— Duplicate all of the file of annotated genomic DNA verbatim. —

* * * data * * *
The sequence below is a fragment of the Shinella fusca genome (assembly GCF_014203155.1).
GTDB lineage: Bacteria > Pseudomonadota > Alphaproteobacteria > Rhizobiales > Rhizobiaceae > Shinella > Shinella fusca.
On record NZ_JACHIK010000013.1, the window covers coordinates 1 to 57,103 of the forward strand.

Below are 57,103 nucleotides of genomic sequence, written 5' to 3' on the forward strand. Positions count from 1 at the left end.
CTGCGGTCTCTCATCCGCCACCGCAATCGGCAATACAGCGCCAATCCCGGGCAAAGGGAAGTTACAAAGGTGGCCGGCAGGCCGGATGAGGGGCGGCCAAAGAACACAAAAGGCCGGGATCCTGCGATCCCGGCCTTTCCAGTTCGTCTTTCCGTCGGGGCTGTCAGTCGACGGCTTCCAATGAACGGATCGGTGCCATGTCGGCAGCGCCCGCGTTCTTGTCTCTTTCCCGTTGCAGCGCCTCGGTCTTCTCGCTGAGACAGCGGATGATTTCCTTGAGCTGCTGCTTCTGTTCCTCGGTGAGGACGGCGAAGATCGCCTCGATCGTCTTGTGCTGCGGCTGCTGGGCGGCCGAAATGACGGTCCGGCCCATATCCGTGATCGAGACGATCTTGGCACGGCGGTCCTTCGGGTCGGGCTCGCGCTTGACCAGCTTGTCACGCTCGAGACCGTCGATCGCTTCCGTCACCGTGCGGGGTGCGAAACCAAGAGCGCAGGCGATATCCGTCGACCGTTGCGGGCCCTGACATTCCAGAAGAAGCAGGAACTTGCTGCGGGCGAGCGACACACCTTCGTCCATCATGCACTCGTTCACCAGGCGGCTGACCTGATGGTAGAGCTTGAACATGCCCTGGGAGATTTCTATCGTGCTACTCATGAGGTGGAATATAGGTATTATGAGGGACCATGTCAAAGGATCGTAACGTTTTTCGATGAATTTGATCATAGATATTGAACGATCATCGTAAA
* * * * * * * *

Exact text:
The sequence below is a fragment of the Shinella fusca genome (assembly GCF_014203155.1).
GTDB lineage: Bacteria > Pseudomonadota > Alphaproteobacteria > Rhizobiales > Rhizobiaceae > Shinella > Shinella fusca.
On record NZ_JACHIK010000013.1, the window covers coordinates 1 to 57,103 of the forward strand.

Below are 57,103 nucleotides of genomic sequence, written 5' to 3' on the forward strand. Positions count from 1 at the left end.
CTGCGGTCTCTCATCCGCCACCGCAATCGGCAATACAGCGCCAATCCCGGGCAAAGGGAAGTTACAAAGGTGGCCGGCAGGCCGGATGAGGGGCGGCCAAAGAACACAAAAGGCCGGGATCCTGCGATCCCGGCCTTTCCAGTTCGTCTTTCCGTCGGGGCTGTCAGTCGACGGCTTCCAATGAACGGATCGGTGCCATGTCGGCAGCGCCCGCGTTCTTGTCTCTTTCCCGTTGCAGCGCCTCGGTCTTCTCGCTGAGACAGCGGATGATTTCCTTGAGCTGCTGCTTCTGTTCCTCGGTGAGGACGGCGAAGATCGCCTCGATCGTCTTGTGCTGCGGCTGCTGGGCGGCCGAAATGACGGTCCGGCCCATATCCGTGATCGAGACGATCTTGGCACGGCGGTCCTTCGGGTCGGGCTCGCGCTTGACCAGCTTGTCACGCTCGAGACCGTCGATCGCTTCCGTCACCGTGCGGGGTGCGAAACCAAGAGCGCAGGCGATATCCGTCGACCGTTGCGGGCCCTGACATTCCAGAAGAAGCAGGAACTTGCTGCGGGCGAGCGACACACCTTCGTCCATCATGCACTCGTTCACCAGGCGGCTGACCTGATGGTAGAGCTTGAACATGCCCTGGGAGATTTCTATCGTGCTACTCATGAGGTGGAATATAGGTATTATGAGGGACCATGTCAAAGGATCGTAACGTTTTTCGATGAATTTGATCATAGATATTGAACGATCATCGTAAA